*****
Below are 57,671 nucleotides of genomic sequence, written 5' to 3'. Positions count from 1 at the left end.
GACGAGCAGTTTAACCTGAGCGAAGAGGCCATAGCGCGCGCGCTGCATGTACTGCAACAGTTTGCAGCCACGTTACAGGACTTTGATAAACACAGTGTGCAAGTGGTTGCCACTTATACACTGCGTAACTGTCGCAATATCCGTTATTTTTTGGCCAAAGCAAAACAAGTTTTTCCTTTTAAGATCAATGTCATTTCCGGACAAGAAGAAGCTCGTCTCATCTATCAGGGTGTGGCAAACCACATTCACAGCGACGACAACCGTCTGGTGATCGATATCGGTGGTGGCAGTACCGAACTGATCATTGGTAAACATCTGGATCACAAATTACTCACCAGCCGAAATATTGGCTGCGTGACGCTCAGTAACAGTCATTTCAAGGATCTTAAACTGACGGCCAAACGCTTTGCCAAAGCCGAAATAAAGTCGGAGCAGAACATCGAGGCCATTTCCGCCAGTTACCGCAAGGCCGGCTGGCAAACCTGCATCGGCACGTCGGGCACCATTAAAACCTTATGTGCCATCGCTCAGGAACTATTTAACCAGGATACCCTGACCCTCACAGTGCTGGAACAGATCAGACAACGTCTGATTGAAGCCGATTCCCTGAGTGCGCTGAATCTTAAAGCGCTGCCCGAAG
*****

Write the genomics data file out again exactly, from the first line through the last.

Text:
Below are 57,671 nucleotides of genomic sequence, written 5' to 3'. Positions count from 1 at the left end.
GACGAGCAGTTTAACCTGAGCGAAGAGGCCATAGCGCGCGCGCTGCATGTACTGCAACAGTTTGCAGCCACGTTACAGGACTTTGATAAACACAGTGTGCAAGTGGTTGCCACTTATACACTGCGTAACTGTCGCAATATCCGTTATTTTTTGGCCAAAGCAAAACAAGTTTTTCCTTTTAAGATCAATGTCATTTCCGGACAAGAAGAAGCTCGTCTCATCTATCAGGGTGTGGCAAACCACATTCACAGCGACGACAACCGTCTGGTGATCGATATCGGTGGTGGCAGTACCGAACTGATCATTGGTAAACATCTGGATCACAAATTACTCACCAGCCGAAATATTGGCTGCGTGACGCTCAGTAACAGTCATTTCAAGGATCTTAAACTGACGGCCAAACGCTTTGCCAAAGCCGAAATAAAGTCGGAGCAGAACATCGAGGCCATTTCCGCCAGTTACCGCAAGGCCGGCTGGCAAACCTGCATCGGCACGTCGGGCACCATTAAAACCTTATGTGCCATCGCTCAGGAACTATTTAACCAGGATACCCTGACCCTCACAGTGCTGGAACAGATCAGACAACGTCTGATTGAAGCCGATTCCCTGAGTGCGCTGAATCTTAAAGCGCTGCCCGAAG